Say it loud - I'm elitist and proud

Thursday, November 21, 2002

VELCRO! It's all a baby really needs.

I just want something to get baby sick off the carpet.

Wednesday, November 20, 2002

LOOK! UP IN THE SKY! IT'S STRAW MAN! Or in this case, straw women.

Tim Blair has already highlighted Margo's attempts to live out the stereotype of the we-brought-it-on-ourselves lefty intellectual.

In the Straw Stakes, my new favourite scarecrow is the Independent's Yasmin Alibhai-Brown. She was the Edwardian Country House dinner guest from hell - at least from Sir John's point of view. Then in the wake of October 12 she attacked Australians for treating Bali as Costa del Yob (now there's a straw man argument) and then for leaving. In other words, for being there - and then for not being there.

I am not saying people deserved this appalling fate just because they loved sex, surf and sand...

Then why mention it?
but we must become more aware what risks come into play when so little real connection exists between us and the people of the places we love to visit.

More straw: how do you know they had no connection? Not every Bali visitor wants to be insulated from the locals - who are surely part of the reason people want to go there rather than Surfer's Paradise.
As a black Briton I have other questions too about our relationship with Australia and the lack of criticism of that country, its history and the thousands of Australians who flood into small, over-crowded Britain, which we are told, will sink if one more Iraqi or Kenyan enters it. Look around you; white Australians are ministers, pop stars, editors, pundits, authors, even human-rights lawyers. They have been able to get to places blacks cannot dream of...So, where are these people of massive influence when it comes to the inhumane asylum policies of their government?...Geoffrey Robertson, Patricia Hewitt, Kylie Minogue, Clive James, Pamela Anderson, where are you?

Pamela Anderson? Isn't she Canadian? I suppose Yasmin assumes that anyone blonde, pneumatic and wearing a swimsuit must be Australian. Britain is apparently being 'flooded' by Or-straylians who form ghettos (like Earl's Court and the upper levels of the British arts and political establishments) and don't assimilate. We seem to be the one ethnic group in Britain not protected by the Race Relations Act.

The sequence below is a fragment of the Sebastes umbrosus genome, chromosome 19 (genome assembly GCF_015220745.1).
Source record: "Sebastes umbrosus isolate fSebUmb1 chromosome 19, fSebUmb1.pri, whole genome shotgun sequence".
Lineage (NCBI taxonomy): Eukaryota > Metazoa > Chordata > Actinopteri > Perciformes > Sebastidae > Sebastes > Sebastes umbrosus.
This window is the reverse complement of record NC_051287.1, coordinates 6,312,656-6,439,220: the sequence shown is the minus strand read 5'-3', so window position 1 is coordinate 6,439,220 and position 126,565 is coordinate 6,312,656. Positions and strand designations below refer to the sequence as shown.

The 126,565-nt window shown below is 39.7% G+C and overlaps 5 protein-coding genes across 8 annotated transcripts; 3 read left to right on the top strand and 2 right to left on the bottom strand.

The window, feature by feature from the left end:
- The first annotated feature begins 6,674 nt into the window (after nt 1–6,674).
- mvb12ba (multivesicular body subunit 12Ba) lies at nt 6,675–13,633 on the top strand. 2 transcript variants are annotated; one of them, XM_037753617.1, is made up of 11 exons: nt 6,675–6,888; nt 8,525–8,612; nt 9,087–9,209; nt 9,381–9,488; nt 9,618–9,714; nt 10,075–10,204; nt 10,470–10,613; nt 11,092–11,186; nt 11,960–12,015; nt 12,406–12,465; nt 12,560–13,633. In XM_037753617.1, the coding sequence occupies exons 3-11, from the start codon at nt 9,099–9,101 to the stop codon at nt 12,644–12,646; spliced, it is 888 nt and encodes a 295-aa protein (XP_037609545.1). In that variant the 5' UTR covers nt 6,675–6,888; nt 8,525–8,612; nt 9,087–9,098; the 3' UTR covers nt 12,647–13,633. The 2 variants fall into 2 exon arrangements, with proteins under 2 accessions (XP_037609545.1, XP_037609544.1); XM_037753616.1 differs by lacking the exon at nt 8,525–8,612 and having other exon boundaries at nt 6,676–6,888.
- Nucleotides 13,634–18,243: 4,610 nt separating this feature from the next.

Well, I thought I'd found a scarecrow: but then she wrong-foots me and goes and writes things like 'Let's not forget our own Muslim intolerance', 'Black history should never be safe history - Africans in Britain should be discussing the part played by their ancestors in the slave trade' and 'Manipulative as she was, Hindley didn't fool me'. Pity she's still so aggressively self-righteous.

Sunday, November 17, 2002

I'M NOT sure if history is actually sexy yet, but biography certainly seems to be - at least when Amanda Foreman writes it.

She gave this speech at Queen Mary College, University of London on 13 November:

Biography remains a commercial enterprise. It is judged by reviewers and book sales, thereby freeing writers from the dulling grip of departmental orthodoxy.
Unfortunately, this freedom is coupled with almost total isolation from the history community...
If the public shies away from academic history, it is because, unlike biography, it seems to lack narrative.

She was speaking at the launch of Queen Mary's new Centre for Editing Lives and Letters. Also involved in the launch was David 'Rudest Man in Britain' Starkey. He's clearly a very busy man: the book club of which I'm a member informs me that his latest book on the six wives of Henry VIII, which they'd promised, now won't be available till the new year. And his own website has been about to be 'relaunched shortly' for several months. He's not an idler like me, but maybe he's spreading himself too thin?